That's a new one to me. I've never heard of anyone doing that. Certainly among all my family and friends, the funeral has been much as described in my earlier post.I know here in England, you can still have the "deceased" home before the funeral, but as to whether the casket is open or closed I've no idea. I've never been to anyones home who has done this, although in recent years I've arranged two funerals and know it was an option.
Here is a link that I've managed to find. It may be interesting to you.That's a new one to me. I've never heard of anyone doing that. Certainly among all my family and friends, the funeral has been much as described in my earlier post.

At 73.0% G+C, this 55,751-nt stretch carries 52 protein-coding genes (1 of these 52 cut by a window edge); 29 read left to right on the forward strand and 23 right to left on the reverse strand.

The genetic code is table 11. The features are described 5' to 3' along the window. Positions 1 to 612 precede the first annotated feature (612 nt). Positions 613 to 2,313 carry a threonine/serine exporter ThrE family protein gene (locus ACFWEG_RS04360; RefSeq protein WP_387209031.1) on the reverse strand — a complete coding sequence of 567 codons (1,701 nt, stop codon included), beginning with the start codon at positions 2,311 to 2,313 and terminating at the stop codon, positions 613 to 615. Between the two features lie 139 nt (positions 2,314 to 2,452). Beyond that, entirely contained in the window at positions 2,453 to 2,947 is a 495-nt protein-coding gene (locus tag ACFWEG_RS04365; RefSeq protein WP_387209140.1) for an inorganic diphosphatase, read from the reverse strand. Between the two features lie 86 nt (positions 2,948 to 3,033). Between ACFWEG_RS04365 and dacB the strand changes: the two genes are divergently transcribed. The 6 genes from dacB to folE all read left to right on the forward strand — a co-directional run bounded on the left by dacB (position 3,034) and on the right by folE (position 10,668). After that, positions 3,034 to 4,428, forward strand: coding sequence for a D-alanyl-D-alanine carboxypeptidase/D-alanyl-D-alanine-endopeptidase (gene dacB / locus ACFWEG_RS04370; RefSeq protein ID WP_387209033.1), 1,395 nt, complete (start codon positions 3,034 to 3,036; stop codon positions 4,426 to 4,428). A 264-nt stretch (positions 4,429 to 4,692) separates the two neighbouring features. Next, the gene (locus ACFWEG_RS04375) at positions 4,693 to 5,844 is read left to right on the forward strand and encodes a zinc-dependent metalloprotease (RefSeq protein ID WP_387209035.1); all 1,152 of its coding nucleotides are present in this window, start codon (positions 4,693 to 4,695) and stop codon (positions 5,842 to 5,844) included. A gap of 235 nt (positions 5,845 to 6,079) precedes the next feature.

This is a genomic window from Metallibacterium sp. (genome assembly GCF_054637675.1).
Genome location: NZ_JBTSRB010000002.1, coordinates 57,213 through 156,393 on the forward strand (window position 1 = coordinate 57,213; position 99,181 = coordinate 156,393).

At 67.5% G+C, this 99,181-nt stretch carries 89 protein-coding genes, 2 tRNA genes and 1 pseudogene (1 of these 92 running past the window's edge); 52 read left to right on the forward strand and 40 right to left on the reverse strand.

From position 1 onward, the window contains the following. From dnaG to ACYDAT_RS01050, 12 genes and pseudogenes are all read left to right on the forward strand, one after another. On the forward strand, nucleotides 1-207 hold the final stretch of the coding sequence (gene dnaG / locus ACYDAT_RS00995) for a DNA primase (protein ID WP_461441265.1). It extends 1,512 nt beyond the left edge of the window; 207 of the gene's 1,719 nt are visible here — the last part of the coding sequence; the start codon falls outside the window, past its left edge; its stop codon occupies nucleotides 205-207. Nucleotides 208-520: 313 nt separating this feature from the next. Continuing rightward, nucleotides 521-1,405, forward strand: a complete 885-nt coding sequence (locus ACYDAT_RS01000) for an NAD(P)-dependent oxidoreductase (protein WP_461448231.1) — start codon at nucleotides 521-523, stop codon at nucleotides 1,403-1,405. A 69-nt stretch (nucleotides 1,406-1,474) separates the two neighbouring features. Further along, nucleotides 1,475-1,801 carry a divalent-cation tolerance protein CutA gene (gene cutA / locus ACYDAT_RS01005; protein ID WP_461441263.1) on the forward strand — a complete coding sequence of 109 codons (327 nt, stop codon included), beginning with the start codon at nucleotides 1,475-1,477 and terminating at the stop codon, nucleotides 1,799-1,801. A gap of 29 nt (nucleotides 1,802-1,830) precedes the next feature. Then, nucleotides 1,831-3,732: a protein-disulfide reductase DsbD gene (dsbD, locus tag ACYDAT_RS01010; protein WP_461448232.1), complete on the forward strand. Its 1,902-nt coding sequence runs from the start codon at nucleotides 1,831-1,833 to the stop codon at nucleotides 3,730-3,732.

Funerals in Brazil usually take place between 24 to 36 hours after the death. The wake generally occurs at the house of dead person's family, unless the house is too small or they live in an apartment, and the casket remains open most of the times, except in cases where the body is injured due to a traumatic death or deformed/emaciated by a long illness. The house is cleared of most furniture to accommodate the mourners, and decorated with flowers. The family receives many flower wreaths with banners on which is written a message and the name of the family who sent it. Candles are also lit by the casket, generally two or four, and they burn throughout the wake until the casket is taken away --it's a catholic tradition, but actually even non-catholics light candles at wakes in Brazil. Most families will take religious icons to the room where the dead body is being mourned: images of the Virgem Maria and the Crucifix are the most commonly seen in such occasions. There usually isn't a lot of eating and drinking, but people are always served coffee, tea, water and light refreshments, often provided by the neighbours if the family doesn't have servants. The saddest time at a wake is when the casket is closed to be taken away from the family home to the church --it's when people realize that their loved one is going for good. As the casket is being closed, mourners sometimes sing farewell religious hymns. It's not uncommon for relatives and close friends to cry profusely at this moment. In small towns the casket is taken to the church in a kind of procession; young male members of the family and friends take turns carrying it. As the procession leaves the family's house, the church bells toll and shopkeepers shut their doors as it passes the street (it is considered a major insult to the family if a shopkeeper maintains the doors of his shop open as a funereal procession passes by). Once inside the church, the casket is opened once more for the last funerary rites (the Requiem Mass), which take but a few minutes. Then the procession proceeds to the cemetery where the corpse is buried. Wealthier families will bury their relatives in large marble tombs. Some of these tombs boast columns and sculptures; some are real chambers and look like chapels, stained-glass windows and all. But these are the more traditional cemeteries; nowadays you will find cemeteries which look like golf courses: vast lawns with graves marked by small horizontal gravestones. These cemeteries can be very beautiful, with large trees and shaded paths like parks. There usually isn't any gathering after the burial. Almost as important as the funeral itself, though, is what we call Missa do Sétimo Dia (Seventh Day Mass), which is a Mass celebrated in memory of the deceased. This Mass is usually attended by all those who, for some reason, couldn't attend the funeral (which, as I mentioned earlier, usually happens within 36 hours after the death).